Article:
WHERE TO TURN
Want to avoid phthalates or other chemicals at home? Consult these resources:
* Skin Deep www.cosmeticsdatabase.com
* Campaign for Safe Cosmetics: www.safecosmetics.org
* Washington Toxics Coalition www.watoxics.org
* Plastics Ingredients Could Make a Boy’s Play Less Masculine (by Science News)
* Mercury Found in Blood of One-Third of American Women (by Environment News Service; SEJ)
* A Glut of Mercury Raises Fears (by Washington Post)
* FDA Knew about Mercury in Corn Syrup — and Kept Silent (by Chicago Tribune; SEJ Tipsheet)
* BPA May Affect Sexual Function in Adult Men, Study Finds (by ConsumerReports Health Blog)
* Puget Sound: Down the Drain? When you wash clothes, you pollute (by Seattlepostglobe)
The PostGlobe relies on your donations. Please support this writer’s work by going to our donate page and let us know where you’d like your donation to go.
Sixty-eight percent of bridges in King County are “fully functional,” meaning 32 percent aren’t. But that’s OK, according to the county’s newly released scorecard that rates itself in various areas, because it meets the county’s target.
Find roads bumpy? Pavement isn’t in satisfactory condition on 15 percent of county roads, the scorecard finds. That’s better than expected, though. The county’s target was 80 percent of roads in satisfactory condition. It reached 85 percent.
The scorecard aims to answer the question: How effective are county services? It compares actual performance for 19 programs with targets set by county management, according to a King County press release. The measures were included based on feedback from a group of county residents.
So how does the county fare, according to the scorecard? Examples:
* Buses show up and depart when they’re supposed to 76 percent of the time. You might assume the target is 100 percent, but nope. Actually the target is 80 percent. So the county fell a little short of its goal.
* Nine percent of criminal cases aren’t resolved within established timeframes (though 91 percent are). That means the county isn’t meeting its goal of 100 percent of criminal cases being resolved within nine months.
* Eight percent of 911 calls aren’t answered within the national standard of 10 seconds. But 92 percent are, which slightly surpasses the county target.
“I am proud of our effort to show areas where we are doing well and areas that need further improvement,” County Executive Kurt Triplett said in a news release. “This information gives us objective, quantifiable standards and shows whether we’re meeting them or not, which helps us better manage county programs and resources, and be more transparent and accountable to taxpayers.”
Find the county’s performance scorecard, growth report and benchmark program — all new tools for tracking whether county programs are operating effectively and meeting performance management targets — at www.kingcounty.gov/accountable.
The PostGlobe relies on your donations. Please go to our donate page and let us know where you’d like your donation to go.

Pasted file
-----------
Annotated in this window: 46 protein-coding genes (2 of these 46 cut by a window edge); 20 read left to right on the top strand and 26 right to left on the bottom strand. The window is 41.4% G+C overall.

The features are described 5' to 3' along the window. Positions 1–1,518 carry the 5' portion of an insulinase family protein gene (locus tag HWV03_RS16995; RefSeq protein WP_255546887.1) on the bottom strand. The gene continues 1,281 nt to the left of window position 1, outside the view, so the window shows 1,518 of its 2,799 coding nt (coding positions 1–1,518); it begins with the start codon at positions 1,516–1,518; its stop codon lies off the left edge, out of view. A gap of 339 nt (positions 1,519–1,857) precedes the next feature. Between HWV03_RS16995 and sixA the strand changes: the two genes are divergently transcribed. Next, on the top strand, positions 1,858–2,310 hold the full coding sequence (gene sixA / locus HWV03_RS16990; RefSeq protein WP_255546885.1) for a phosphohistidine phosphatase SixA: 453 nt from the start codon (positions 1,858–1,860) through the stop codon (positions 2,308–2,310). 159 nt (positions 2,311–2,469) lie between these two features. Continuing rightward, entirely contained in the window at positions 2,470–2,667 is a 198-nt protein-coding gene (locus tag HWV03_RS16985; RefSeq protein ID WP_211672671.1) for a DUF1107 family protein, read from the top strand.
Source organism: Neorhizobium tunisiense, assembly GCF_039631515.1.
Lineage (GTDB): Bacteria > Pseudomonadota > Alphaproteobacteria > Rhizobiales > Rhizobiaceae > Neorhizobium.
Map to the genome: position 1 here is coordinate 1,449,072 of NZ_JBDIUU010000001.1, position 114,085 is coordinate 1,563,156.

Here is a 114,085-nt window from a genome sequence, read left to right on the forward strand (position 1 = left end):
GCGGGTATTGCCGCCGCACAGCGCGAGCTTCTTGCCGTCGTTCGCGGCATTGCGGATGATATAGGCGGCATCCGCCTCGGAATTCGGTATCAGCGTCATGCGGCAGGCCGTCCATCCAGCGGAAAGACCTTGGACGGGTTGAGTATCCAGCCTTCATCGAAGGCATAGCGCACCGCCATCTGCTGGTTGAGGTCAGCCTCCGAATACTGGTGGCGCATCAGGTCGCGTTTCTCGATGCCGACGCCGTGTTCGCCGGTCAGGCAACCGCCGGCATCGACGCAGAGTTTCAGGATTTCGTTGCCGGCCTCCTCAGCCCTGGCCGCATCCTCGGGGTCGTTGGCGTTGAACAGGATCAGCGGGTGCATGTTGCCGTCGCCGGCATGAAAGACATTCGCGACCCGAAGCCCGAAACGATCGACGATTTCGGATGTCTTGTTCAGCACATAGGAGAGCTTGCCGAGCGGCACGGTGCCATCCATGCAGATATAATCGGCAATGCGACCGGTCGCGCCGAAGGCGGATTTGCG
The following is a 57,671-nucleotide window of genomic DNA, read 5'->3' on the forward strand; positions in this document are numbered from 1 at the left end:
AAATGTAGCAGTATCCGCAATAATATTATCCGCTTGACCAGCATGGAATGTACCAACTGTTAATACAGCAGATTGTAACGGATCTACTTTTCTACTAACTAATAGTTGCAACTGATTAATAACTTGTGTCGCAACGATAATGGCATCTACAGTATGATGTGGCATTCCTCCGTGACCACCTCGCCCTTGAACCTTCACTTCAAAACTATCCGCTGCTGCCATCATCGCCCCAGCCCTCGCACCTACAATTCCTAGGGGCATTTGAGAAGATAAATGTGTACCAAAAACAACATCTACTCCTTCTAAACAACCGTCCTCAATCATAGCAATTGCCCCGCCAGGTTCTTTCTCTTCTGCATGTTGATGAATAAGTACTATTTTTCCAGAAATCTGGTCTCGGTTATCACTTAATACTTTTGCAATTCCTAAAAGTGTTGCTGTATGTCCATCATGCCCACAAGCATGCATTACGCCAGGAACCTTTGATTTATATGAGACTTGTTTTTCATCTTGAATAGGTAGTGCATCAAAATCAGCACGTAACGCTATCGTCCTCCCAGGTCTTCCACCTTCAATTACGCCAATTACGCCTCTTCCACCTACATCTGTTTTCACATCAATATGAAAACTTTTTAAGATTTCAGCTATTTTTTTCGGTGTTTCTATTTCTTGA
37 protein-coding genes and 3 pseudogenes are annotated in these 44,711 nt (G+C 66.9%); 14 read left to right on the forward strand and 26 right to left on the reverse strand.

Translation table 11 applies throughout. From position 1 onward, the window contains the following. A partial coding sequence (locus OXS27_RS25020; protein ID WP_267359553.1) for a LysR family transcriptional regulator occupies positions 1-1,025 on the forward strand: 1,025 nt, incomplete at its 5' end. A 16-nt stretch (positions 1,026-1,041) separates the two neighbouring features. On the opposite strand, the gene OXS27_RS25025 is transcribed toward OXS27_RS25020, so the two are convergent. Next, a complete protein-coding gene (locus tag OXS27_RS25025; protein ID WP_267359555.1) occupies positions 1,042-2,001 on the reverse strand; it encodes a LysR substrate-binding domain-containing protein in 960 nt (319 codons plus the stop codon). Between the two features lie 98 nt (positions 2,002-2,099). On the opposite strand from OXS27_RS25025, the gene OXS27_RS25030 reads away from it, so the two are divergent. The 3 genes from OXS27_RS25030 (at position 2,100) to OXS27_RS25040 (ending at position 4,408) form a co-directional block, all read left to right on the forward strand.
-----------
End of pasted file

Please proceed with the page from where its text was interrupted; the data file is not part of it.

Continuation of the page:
Puget Sound is our region’s greatest natural gem. However, despite what most citizens assume based on its surface appearance, the Sound is in serious trouble. The city must adopt an outcome-based strategy that limits sewer overflow and the discharge of heavy metals from vehicles. We need to bring Seattle Public Utilities (SPU) street-sweeping pilot project to scale to reduce non-point source pollution. We also must work in concert with SPU to reduce impervious runoff through the use of green roofs and natural-drainage swales. Over the long-term, Seattle must enhance its infrastructure to manage the city’s maxed-out sewer-overflow basins.
“The impact of street runoff is well documented, carrying thousands of tons of pollutants into Puget Sound each year. Over the past decade, the City of Seattle has been a leader in pioneering low impact development practices, but we need to move these techniques beyond the pilot stage if we are serious about protecting the Sound. Investing in these facilities will not only provide good paying construction and trades jobs, but will also lower our long-term infrastructure costs.”
* Require low impact development techniques for all new right-of-way construction.
* Develop a public-private partnership program to build out porous pavement sidewalks and raingardens to fulfill the city’s promise to bring sidewalks to all neighborhoods.
* Allow buildings with green roofs a reduction in stormwater utility rates.
Yes, say Erika Schreder, a scientist at nonprofit Washington Toxics Coalition, which recently released a study suggesting that everyone pollutes the Sound when they wash clothes. (She and other environmentalists stressed their organizations’ nonprofit statuses forbid them to endorse candidates.)
“It’s great to see both candidates focusing on stormwater—Puget Sound’s No. 1 problem, and an issue where city government can have a huge impact,” says Kathy Fletcher, founder and executive director of People for Puget Sound.